http://archives.tcm.ie/irishexaminer/20 ... 732837.asp

In 1999 6-month-old Cameron Ayres died after suffering a defect in his metabolism which caused a swollen stomach and testicles, extensive nappy rash and an enlarged liver. His parents, one of whom was a homeopath, refused to get conventional treatment for him and he died.

http://news.bbc.co.uk/1/hi/health/702699.stm

Sylvie Cousseau was diagnosed HIV+ in 1987 at the age of 22. Over the next seven or eight years, she abandonded conventional medicine and refused AZT, relying instead on prayer, drinking her own urine, acupuncture, osteopathy and homeopathy. She died of AIDs in 2001.

http://www.garynull.com/documents/Conti ... fFaith.htm


Lucille Craven was diagnosed with breast cancer in 1997 but kept the news from her family for a long time and rejected conventional treatment in favour of chiropractic and homeopathy. She died two years later. Her husband said,

"I and her family still discuss how a bright, energetic, educated person made such a lapse in judgment. Up to a month before her death, Lucille still said she was going to get better. Most ironically, she was a registered nurse with a master's degree in counseling, working locally as a rehab nurse for many years.

The quacks and their nostrums encouraged Lucille to hide from the reality of her disease, which could well have been cured in its early stages by standard treatment."

http://www.quackwatch.org/01QuackeryRel ... raven.html

Isabella Denley, a 13-month old epileptic, died. Her parents had ditched the anti-convulsant medication she had been prescribed by her neurologist because of the side effects of sleep loss and hyperactivity. At the time of her death, she was being treated only with homeopathic remedies.

http://www.guardian.co.uk/society/2003/ ... eandhealth

9-month old Gloria Thomas died a slow, agonising death because her homeopath father thought he could treat her himself.

http://www.news.com.au/national/babys-e ... 5708504277

[b]


What you wrote above ids also an advertisement, an advertisement against homeopathy. When I wrote in favour of homeopathy, it is an advertisement, and when you wrote against homeopathy, it is not an advertisement. Double standards
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Re: Homeopathy

#39 Postby Dr. Nancy Malik » December 17th, 2009, 10:53 am

Maria wrote:
Don't bother reciprocating by telling me about all the tragedies that happen in orthodox medicine. I know about them. The difference between ebm and homeopathy is that ebm does actually cure people sometimes, saves lives sometimes and prevents illness a lot of the time.


I am not interested in telling again and again the side effects and deaths caused by orthodox/conventional medicine, that would fill more pages in this forum than anyone else, until you will force me to say so.

As far as evidence based medicine is concerned,

EBM is ''an approach to health care that promotes the collection, interpretation, and integration of . . . patient-reported, clinician-observed, and research-derived evidence. The best available evidence, moderated by patient circumstances and preferences, is applied to improve the quality of clinical judgments.''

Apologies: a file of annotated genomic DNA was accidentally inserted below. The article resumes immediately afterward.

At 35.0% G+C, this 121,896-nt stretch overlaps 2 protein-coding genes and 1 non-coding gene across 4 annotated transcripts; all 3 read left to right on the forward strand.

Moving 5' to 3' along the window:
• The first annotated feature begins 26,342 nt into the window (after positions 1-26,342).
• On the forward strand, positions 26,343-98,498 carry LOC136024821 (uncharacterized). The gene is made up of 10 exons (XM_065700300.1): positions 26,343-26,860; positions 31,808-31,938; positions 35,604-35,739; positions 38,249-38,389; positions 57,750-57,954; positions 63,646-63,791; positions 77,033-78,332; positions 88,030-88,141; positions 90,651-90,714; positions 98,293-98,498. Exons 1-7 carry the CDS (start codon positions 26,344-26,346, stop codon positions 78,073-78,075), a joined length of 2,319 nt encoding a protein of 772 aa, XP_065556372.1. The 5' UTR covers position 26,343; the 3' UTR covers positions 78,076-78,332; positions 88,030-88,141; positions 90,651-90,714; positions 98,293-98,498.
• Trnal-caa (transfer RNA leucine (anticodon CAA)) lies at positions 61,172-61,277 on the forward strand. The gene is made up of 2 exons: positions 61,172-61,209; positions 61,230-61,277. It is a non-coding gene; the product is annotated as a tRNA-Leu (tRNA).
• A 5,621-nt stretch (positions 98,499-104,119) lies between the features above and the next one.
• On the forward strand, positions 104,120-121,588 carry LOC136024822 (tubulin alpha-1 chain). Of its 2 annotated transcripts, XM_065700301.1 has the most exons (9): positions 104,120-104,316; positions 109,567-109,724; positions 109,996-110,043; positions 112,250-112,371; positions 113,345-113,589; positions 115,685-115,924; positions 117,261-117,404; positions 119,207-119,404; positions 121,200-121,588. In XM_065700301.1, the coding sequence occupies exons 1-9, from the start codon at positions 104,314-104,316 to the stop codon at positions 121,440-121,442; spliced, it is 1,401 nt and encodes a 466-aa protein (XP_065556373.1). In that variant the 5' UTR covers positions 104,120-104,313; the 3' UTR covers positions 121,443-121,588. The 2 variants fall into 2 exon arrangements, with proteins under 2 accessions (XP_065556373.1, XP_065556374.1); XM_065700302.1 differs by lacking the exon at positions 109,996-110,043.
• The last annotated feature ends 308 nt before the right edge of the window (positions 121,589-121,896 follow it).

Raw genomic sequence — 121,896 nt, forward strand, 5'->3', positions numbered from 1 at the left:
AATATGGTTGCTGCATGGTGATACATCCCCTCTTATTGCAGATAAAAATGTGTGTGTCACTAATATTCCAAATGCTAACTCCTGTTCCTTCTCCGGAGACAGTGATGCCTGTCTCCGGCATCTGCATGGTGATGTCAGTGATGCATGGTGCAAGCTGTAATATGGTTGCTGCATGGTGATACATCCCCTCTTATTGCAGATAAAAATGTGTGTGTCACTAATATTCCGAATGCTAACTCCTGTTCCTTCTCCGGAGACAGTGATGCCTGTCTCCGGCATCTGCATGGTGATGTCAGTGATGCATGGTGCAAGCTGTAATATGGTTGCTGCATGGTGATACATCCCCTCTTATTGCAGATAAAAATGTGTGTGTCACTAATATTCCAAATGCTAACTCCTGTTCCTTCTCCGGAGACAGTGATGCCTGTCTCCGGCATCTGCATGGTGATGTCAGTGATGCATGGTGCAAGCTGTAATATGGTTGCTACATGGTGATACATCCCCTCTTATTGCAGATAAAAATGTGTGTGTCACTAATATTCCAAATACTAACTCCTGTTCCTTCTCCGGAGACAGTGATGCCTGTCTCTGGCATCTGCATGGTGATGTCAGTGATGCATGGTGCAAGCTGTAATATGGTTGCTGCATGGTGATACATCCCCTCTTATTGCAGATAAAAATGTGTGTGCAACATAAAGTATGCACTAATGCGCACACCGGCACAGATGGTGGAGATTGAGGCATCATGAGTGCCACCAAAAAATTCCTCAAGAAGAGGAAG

Quote/Source/Reference: McKibbon KA, Wilczynski N, Hayward RS, et al. The medical literature as a resource for evidence based care. Working paper from the Health Information Research Unit, McMaster University, Ontario, Canada, 1995. Online document

At: http:==hiru.mcmaster.ca=hiru=medline=asis-pap.htm.

The double-blind randomised placebo-controlled trial (DBRCT) was meant originally as part of an evidence ''package'' derived from multiple sources. David Sackett, one of EBM's founders, emphasized this in 1992: ''Evidence-based medicine is not restricted to randomised trials and meta-analyses. It involves tracking down the best external evidence with which to answer our clinical questions....If no randomised trial has been carried out for our patient's predicament, we follow the trail to the next best external evidence and work from there.''

Quote/Source/Reference: Sackett DL, Rosenberg WMC, Muir Gray JA, et al. Evidence based medicine: What it is and what it isn't. BMJ 1996;312:71-72.

EBM as currently practiced, now concentrates solely on the ''gold-standard'' double-blind randomized-controlled trial (DBRCT) and meta-analyses as the only acceptable scientific evidence for a therapy or procedure.

Quote/Source/Reference: Kaptchuk, T. J. "The double-blind randomized controlled trial: Gold standard or golden calf?" Journal of Clinical Epidemiology 2001;54:541-549.
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Re: Homeopathy

#40 Postby Dr. Nancy Malik » December 17th, 2009, 10:59 am

Alan H wrote: In the UK, people generally just waste their money on homeopathy.....


The patient goes to a doctor who according to him is competent in curing him. The patient goes to a doctor only if the last time when he visited the same doctor, the doctor was able to cure him. What the patient expects from any doctor is a rapid cure, less pain, no side effects, no recurrence and cost effective medicine/procedure. For a patient, his comfort is important. So long as homeopathic medicine keeps on curing people, there will always be ardent believers for homeopathy. And in dismissing this bottom-line, conventional medicine only fuels the supporters of homeopathy.
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Re: Homeopathy

#41 Postby Dr. Nancy Malik » December 17th, 2009, 11:05 am

Alan H wrote:If you are saying that homeopathy is 'useful' you will need to tell us in what way you think it is useful?



Homeopathic medicines are available for a wide range of conditions, from acute to chronic (longstanding).